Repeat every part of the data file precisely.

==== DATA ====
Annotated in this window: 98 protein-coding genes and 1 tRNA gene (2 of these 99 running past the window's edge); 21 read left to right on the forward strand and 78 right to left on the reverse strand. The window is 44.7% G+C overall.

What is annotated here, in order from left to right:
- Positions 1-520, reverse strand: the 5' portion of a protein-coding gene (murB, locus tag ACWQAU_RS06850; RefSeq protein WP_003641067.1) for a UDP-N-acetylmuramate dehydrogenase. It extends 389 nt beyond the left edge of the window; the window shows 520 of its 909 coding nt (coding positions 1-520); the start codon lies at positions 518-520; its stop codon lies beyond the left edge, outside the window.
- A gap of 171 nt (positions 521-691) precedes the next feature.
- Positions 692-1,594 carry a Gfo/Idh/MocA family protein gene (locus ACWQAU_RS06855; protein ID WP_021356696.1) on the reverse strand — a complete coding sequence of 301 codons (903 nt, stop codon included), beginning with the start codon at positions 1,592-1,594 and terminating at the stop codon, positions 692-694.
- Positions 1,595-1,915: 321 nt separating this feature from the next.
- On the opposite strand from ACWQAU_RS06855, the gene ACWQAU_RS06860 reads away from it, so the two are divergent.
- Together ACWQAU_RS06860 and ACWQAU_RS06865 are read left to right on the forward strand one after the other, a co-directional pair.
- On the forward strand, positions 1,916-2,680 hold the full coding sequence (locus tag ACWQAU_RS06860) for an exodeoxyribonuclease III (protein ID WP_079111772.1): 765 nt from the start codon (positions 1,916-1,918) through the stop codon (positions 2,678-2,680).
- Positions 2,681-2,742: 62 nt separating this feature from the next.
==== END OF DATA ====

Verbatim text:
Annotated in this window: 98 protein-coding genes and 1 tRNA gene (2 of these 99 running past the window's edge); 21 read left to right on the forward strand and 78 right to left on the reverse strand. The window is 44.7% G+C overall.

What is annotated here, in order from left to right:
- Positions 1-520, reverse strand: the 5' portion of a protein-coding gene (murB, locus tag ACWQAU_RS06850; RefSeq protein WP_003641067.1) for a UDP-N-acetylmuramate dehydrogenase. It extends 389 nt beyond the left edge of the window; the window shows 520 of its 909 coding nt (coding positions 1-520); the start codon lies at positions 518-520; its stop codon lies beyond the left edge, outside the window.
- A gap of 171 nt (positions 521-691) precedes the next feature.
- Positions 692-1,594 carry a Gfo/Idh/MocA family protein gene (locus ACWQAU_RS06855; protein ID WP_021356696.1) on the reverse strand — a complete coding sequence of 301 codons (903 nt, stop codon included), beginning with the start codon at positions 1,592-1,594 and terminating at the stop codon, positions 692-694.
- Positions 1,595-1,915: 321 nt separating this feature from the next.
- On the opposite strand from ACWQAU_RS06855, the gene ACWQAU_RS06860 reads away from it, so the two are divergent.
- Together ACWQAU_RS06860 and ACWQAU_RS06865 are read left to right on the forward strand one after the other, a co-directional pair.
- On the forward strand, positions 1,916-2,680 hold the full coding sequence (locus tag ACWQAU_RS06860) for an exodeoxyribonuclease III (protein ID WP_079111772.1): 765 nt from the start codon (positions 1,916-1,918) through the stop codon (positions 2,678-2,680).
- Positions 2,681-2,742: 62 nt separating this feature from the next.